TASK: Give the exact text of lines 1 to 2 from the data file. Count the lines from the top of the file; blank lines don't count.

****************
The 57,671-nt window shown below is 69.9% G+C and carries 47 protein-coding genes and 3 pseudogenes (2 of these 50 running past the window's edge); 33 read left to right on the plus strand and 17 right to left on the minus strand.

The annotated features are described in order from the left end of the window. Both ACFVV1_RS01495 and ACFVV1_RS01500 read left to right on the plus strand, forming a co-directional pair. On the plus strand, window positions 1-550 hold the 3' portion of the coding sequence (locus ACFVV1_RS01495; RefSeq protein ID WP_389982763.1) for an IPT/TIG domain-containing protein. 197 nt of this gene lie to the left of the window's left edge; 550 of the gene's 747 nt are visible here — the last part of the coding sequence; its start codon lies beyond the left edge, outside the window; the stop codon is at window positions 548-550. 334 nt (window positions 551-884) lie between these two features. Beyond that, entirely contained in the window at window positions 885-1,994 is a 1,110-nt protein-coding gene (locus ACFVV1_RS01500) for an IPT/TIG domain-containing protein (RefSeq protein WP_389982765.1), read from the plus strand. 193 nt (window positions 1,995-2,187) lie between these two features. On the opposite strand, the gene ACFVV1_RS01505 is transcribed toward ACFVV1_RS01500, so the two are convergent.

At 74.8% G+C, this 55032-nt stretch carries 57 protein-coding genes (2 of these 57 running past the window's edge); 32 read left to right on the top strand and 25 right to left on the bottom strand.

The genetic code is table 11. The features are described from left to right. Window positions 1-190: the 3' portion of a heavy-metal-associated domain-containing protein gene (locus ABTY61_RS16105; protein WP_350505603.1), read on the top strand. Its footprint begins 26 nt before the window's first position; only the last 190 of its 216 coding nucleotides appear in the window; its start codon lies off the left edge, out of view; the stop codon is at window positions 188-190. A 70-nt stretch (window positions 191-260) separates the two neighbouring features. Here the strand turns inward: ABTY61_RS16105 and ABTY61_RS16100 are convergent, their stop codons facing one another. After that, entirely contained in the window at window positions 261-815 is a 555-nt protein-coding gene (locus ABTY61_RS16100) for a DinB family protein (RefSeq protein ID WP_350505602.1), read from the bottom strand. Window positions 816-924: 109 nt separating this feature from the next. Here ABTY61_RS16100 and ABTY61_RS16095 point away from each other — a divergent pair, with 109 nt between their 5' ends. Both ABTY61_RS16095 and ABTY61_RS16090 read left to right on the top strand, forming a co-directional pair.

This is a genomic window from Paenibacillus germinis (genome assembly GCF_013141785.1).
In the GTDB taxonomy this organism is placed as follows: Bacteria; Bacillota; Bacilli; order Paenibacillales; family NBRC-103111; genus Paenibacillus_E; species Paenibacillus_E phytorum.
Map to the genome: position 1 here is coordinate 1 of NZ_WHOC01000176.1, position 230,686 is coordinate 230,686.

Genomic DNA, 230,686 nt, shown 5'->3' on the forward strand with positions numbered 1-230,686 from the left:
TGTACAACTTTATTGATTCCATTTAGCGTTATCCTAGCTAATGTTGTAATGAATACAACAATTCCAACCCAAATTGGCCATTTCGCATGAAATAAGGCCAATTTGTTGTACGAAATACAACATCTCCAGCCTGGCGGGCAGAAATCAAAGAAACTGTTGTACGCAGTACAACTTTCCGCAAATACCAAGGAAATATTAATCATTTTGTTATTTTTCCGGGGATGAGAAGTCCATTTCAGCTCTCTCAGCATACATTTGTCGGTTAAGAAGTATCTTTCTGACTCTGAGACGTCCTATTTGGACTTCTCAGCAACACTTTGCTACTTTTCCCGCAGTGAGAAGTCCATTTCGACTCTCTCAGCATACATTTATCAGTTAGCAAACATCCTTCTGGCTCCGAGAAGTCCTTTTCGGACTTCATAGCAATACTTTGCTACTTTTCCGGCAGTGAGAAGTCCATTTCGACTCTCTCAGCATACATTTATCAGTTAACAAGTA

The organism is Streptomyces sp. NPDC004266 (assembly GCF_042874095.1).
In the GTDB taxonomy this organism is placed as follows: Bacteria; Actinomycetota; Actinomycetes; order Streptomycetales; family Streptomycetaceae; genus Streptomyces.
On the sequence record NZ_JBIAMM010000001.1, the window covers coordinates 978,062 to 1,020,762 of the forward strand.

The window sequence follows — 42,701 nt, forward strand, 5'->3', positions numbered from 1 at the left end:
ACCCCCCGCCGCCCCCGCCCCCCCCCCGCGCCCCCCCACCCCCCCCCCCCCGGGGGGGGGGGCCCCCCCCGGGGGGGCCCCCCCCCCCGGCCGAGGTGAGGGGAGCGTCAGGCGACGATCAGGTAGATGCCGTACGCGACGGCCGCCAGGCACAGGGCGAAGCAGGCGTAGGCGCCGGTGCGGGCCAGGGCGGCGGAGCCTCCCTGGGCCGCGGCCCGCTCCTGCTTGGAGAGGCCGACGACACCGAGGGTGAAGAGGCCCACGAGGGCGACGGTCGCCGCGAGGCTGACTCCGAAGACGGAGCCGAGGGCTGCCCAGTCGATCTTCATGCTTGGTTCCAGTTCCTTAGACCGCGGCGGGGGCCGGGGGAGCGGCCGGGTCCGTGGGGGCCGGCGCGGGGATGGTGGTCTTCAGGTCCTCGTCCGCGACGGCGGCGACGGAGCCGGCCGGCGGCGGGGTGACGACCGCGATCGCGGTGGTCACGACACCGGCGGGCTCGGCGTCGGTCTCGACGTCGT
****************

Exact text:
The 57,671-nt window shown below is 69.9% G+C and carries 47 protein-coding genes and 3 pseudogenes (2 of these 50 running past the window's edge); 33 read left to right on the plus strand and 17 right to left on the minus strand.

The annotated features are described in order from the left end of the window. Both ACFVV1_RS01495 and ACFVV1_RS01500 read left to right on the plus strand, forming a co-directional pair. On the plus strand, window positions 1-550 hold the 3' portion of the coding sequence (locus ACFVV1_RS01495; RefSeq protein ID WP_389982763.1) for an IPT/TIG domain-containing protein. 197 nt of this gene lie to the left of the window's left edge; 550 of the gene's 747 nt are visible here — the last part of the coding sequence; its start codon lies beyond the left edge, outside the window; the stop codon is at window positions 548-550. 334 nt (window positions 551-884) lie between these two features. Beyond that, entirely contained in the window at window positions 885-1,994 is a 1,110-nt protein-coding gene (locus ACFVV1_RS01500) for an IPT/TIG domain-containing protein (RefSeq protein WP_389982765.1), read from the plus strand. 193 nt (window positions 1,995-2,187) lie between these two features. On the opposite strand, the gene ACFVV1_RS01505 is transcribed toward ACFVV1_RS01500, so the two are convergent.